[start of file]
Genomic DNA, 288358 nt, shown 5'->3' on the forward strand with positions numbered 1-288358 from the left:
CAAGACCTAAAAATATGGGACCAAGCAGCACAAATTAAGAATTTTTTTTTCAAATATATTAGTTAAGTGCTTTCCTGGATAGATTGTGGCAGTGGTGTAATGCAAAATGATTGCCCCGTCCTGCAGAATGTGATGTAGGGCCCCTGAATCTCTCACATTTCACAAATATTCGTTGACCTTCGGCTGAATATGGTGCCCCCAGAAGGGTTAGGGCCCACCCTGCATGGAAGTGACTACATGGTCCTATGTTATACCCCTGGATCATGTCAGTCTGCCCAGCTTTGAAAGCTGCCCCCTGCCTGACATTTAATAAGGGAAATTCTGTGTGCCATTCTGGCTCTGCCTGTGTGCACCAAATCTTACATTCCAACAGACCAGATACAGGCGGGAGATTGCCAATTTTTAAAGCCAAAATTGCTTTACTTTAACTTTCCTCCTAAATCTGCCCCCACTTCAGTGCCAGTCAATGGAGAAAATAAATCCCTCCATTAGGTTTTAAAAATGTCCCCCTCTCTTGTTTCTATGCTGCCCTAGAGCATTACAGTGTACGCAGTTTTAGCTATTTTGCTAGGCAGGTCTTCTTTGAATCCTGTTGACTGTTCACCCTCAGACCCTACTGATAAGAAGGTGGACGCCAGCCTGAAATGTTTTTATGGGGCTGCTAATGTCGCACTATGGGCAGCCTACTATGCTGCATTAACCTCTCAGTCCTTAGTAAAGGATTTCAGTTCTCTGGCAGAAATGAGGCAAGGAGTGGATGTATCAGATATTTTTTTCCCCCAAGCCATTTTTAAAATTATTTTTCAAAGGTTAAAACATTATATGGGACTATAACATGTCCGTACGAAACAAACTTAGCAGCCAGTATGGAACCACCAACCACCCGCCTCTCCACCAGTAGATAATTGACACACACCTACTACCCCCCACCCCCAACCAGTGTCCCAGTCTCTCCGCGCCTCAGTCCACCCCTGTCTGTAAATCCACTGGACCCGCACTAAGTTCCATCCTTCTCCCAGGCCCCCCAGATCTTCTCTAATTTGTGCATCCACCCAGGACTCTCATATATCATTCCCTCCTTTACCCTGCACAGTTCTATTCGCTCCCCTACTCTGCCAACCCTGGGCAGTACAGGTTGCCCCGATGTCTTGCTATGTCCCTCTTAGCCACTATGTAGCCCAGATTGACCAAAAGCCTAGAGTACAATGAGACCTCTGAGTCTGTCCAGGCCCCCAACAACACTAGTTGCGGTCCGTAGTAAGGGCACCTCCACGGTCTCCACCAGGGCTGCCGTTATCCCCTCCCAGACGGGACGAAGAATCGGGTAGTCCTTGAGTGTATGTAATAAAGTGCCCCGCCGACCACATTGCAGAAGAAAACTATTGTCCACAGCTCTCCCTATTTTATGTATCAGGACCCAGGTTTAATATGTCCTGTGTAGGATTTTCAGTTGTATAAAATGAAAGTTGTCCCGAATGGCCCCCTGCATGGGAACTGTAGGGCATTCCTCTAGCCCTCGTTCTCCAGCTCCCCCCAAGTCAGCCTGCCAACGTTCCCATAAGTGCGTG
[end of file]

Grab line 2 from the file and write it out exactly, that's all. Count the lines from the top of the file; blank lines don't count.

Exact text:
CAAGACCTAAAAATATGGGACCAAGCAGCACAAATTAAGAATTTTTTTTTCAAATATATTAGTTAAGTGCTTTCCTGGATAGATTGTGGCAGTGGTGTAATGCAAAATGATTGCCCCGTCCTGCAGAATGTGATGTAGGGCCCCTGAATCTCTCACATTTCACAAATATTCGTTGACCTTCGGCTGAATATGGTGCCCCCAGAAGGGTTAGGGCCCACCCTGCATGGAAGTGACTACATGGTCCTATGTTATACCCCTGGATCATGTCAGTCTGCCCAGCTTTGAAAGCTGCCCCCTGCCTGACATTTAATAAGGGAAATTCTGTGTGCCATTCTGGCTCTGCCTGTGTGCACCAAATCTTACATTCCAACAGACCAGATACAGGCGGGAGATTGCCAATTTTTAAAGCCAAAATTGCTTTACTTTAACTTTCCTCCTAAATCTGCCCCCACTTCAGTGCCAGTCAATGGAGAAAATAAATCCCTCCATTAGGTTTTAAAAATGTCCCCCTCTCTTGTTTCTATGCTGCCCTAGAGCATTACAGTGTACGCAGTTTTAGCTATTTTGCTAGGCAGGTCTTCTTTGAATCCTGTTGACTGTTCACCCTCAGACCCTACTGATAAGAAGGTGGACGCCAGCCTGAAATGTTTTTATGGGGCTGCTAATGTCGCACTATGGGCAGCCTACTATGCTGCATTAACCTCTCAGTCCTTAGTAAAGGATTTCAGTTCTCTGGCAGAAATGAGGCAAGGAGTGGATGTATCAGATATTTTTTTCCCCCAAGCCATTTTTAAAATTATTTTTCAAAGGTTAAAACATTATATGGGACTATAACATGTCCGTACGAAACAAACTTAGCAGCCAGTATGGAACCACCAACCACCCGCCTCTCCACCAGTAGATAATTGACACACACCTACTACCCCCCACCCCCAACCAGTGTCCCAGTCTCTCCGCGCCTCAGTCCACCCCTGTCTGTAAATCCACTGGACCCGCACTAAGTTCCATCCTTCTCCCAGGCCCCCCAGATCTTCTCTAATTTGTGCATCCACCCAGGACTCTCATATATCATTCCCTCCTTTACCCTGCACAGTTCTATTCGCTCCCCTACTCTGCCAACCCTGGGCAGTACAGGTTGCCCCGATGTCTTGCTATGTCCCTCTTAGCCACTATGTAGCCCAGATTGACCAAAAGCCTAGAGTACAATGAGACCTCTGAGTCTGTCCAGGCCCCCAACAACACTAGTTGCGGTCCGTAGTAAGGGCACCTCCACGGTCTCCACCAGGGCTGCCGTTATCCCCTCCCAGACGGGACGAAGAATCGGGTAGTCCTTGAGTGTATGTAATAAAGTGCCCCGCCGACCACATTGCAGAAGAAAACTATTGTCCACAGCTCTCCCTATTTTATGTATCAGGACCCAGGTTTAATATGTCCTGTGTAGGATTTTCAGTTGTATAAAATGAAAGTTGTCCCGAATGGCCCCCTGCATGGGAACTGTAGGGCATTCCTCTAGCCCTCGTTCTCCAGCTCCCCCCAAGTCAGCCTGCCAACGTTCCCATAAGTGCGTG